How NJ Shrunk Its Homestay Population By The Thousands


Compared to just five years ago, the number of minors placed in foster care in the Garden State is down by more than 2,700.

The New Jersey Department of Children and Families attributes the decline to a change in culture that places more emphasis on strengthening families following reports of abuse or neglect, rather than punishing them.

“Returning would be, so are you leaving children in harm’s way? And that just hasn’t been the case at all,” said Clinton Page, deputy director of the Division of Child Protection and Permanence. from DCF, New Jersey 101.5.

In 2017, more than 5,900 children statewide, ages 0-17, were in foster care. That tally reached 13,000 in 2003. As of July 18 of that year, the total was just over 3,150.

“We have emphasized with staff that when you think about safety interventions and removal of children, this should absolutely be the last resort, Page said.

Instead, he said, staff who respond to reports of abuse or neglect aim to “team up” with families, have honest conversations about the impact of the actions of parents on their children and perhaps going so far as to offer daily check-ups in hopes of refocusing the family as a unit.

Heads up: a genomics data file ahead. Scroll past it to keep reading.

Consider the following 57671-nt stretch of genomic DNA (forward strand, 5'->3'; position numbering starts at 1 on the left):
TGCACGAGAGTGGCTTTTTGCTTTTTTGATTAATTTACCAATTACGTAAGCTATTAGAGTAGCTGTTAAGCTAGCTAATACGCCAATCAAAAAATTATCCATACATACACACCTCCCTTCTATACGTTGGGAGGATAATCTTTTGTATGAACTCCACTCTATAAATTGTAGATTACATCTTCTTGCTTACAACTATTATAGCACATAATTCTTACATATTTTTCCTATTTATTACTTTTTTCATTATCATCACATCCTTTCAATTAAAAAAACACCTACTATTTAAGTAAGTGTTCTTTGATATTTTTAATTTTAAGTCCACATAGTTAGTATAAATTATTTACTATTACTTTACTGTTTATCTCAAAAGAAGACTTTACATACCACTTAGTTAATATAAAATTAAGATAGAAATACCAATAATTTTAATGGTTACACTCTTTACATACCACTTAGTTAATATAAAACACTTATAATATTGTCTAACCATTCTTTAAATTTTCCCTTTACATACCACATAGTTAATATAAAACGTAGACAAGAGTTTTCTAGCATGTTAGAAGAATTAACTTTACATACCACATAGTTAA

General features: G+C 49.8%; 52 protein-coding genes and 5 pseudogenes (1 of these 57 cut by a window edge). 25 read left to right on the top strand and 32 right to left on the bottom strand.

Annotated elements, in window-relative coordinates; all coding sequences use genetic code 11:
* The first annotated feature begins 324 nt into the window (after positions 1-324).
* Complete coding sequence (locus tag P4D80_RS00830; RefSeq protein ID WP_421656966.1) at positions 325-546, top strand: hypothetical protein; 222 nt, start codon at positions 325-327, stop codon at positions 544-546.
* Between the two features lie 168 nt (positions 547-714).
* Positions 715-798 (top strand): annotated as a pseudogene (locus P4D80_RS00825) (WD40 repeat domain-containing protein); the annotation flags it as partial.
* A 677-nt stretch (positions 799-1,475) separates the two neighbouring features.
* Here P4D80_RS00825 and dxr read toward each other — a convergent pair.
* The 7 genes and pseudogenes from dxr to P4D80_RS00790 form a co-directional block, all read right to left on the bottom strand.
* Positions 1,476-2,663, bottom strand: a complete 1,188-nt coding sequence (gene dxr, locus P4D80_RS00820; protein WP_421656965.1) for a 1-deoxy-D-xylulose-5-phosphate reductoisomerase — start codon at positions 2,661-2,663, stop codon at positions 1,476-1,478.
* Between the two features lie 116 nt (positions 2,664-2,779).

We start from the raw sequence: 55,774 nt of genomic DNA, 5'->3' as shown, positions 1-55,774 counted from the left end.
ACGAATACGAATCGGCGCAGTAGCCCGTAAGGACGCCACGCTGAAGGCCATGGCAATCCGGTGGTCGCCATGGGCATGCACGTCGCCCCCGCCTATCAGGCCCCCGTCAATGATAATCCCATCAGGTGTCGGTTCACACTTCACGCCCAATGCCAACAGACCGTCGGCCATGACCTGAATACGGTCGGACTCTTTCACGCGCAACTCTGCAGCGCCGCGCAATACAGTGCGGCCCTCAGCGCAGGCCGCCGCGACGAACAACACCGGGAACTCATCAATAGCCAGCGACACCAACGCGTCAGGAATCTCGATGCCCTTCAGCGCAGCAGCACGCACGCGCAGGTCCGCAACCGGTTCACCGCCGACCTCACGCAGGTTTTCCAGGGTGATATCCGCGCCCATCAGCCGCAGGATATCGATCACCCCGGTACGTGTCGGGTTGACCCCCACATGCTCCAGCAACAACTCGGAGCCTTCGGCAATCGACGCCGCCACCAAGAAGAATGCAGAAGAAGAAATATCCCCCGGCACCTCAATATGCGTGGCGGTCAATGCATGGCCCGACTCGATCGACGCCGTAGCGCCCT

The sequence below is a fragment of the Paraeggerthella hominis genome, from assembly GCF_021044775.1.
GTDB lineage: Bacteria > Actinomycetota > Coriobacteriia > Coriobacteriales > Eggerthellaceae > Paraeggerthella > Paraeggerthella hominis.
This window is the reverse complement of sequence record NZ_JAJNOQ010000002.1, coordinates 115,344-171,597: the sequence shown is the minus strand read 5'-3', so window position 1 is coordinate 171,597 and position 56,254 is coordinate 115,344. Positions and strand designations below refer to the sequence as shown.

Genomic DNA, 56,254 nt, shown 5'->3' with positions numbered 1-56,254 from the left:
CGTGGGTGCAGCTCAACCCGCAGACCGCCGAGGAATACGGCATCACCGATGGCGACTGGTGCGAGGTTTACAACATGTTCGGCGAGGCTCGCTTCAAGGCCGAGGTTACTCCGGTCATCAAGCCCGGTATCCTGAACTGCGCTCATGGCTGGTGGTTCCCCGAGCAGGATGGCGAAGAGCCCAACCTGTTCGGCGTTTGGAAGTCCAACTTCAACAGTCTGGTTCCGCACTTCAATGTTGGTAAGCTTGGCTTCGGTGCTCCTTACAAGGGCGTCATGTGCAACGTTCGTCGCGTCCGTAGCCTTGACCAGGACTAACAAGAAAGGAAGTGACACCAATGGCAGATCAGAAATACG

“We have a lot of therapeutic supports for families that we put in place early on, to help prevent dismissals,” Page said.

Report child abuse/neglect

The DCF regularly tracks critical incidents among children, as well as deaths and near-fatalities, and “the numbers haven’t increased because of our efforts,” Page said.

The drop in the number of children placed can also be attributed to a prioritization of family care when out-of-home placement is required. When placed with a relative, family friend or close contact, the child is less likely to move through the system and more likely to be reunited with their original family.

In 2021, for the first time ever, more children in New Jersey were placed with relatives than in other settings. More than 2,000 children were released from DCF custody last year. Of this total, 122 have “aged” in order to live independently.

Resource houses needed

Thanks to a drop in the number of children requiring placement, New Jersey currently has a strong list of routine adoptive parents.

But there is a need for resource families who can meet the unique needs of certain populations:

Go to this DCF page if you want to become a resource family.

Dino Flammia is a reporter for New Jersey 101.5. You can reach him at [email protected]

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